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Government Intervention: The American Way?

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Federal mitts in the market is nothing new.

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It could happen: Gordon "Greed is Good" Gekko wearing a beret, waving a stinky Gauloise and sporting a French accent as he berates Wall Street for its latest antics.

A sequel to Wall Street, the 1987 film that introduced Mr. Gekko's financial finagling to the world, is in the works at 20th Century Fox (NWS). The new movie will play out against increased government intervention in the market, a move that would give actor Michael Douglas's laissez-faire character fits.

But the US has a long history of government intervening in the market. Just don't call it "nationalization" - leave that nasty word to the French.

In 1917, Uncle Sam seized the railroads to make sure war supplies and troops moved smoothly during World War I. Bondholders and stockholders were compensated. The railroads were returned to the private sector in 1920, long after the war ended in 1918.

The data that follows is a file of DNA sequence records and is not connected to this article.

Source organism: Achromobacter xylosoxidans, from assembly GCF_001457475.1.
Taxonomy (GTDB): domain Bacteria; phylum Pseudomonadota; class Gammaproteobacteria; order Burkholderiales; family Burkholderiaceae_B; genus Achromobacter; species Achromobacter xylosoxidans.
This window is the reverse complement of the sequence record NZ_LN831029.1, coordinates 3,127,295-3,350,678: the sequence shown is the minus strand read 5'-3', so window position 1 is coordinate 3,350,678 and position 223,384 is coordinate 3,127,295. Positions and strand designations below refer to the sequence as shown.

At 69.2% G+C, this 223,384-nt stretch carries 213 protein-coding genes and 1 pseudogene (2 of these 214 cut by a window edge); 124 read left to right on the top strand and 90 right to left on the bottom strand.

The railroads flourished in private hands and were the center of an industrial economy in the 1920s. After the stock market crash of October 1929, many of the "Relax, it's not so bad" news stories pointed to the continued strength of railroad equipment and supply orders as evidence of a rebound.

During World War II, Uncle Sam seized companies in a range of sectors, including railroads, coal mines and -- get this -- the Montgomery Ward chain of department stores. Why Monty Ward and not Sears? Only a long-forgotten bureaucrat knows for sure.

In 1952, President Truman seized 88 steel mills, arguing that owners were about to provoke an industry-wide strike that would hurt the troops in Korea. The Supreme Court ruled that the action was unconstitutional and overturned Truman's action.
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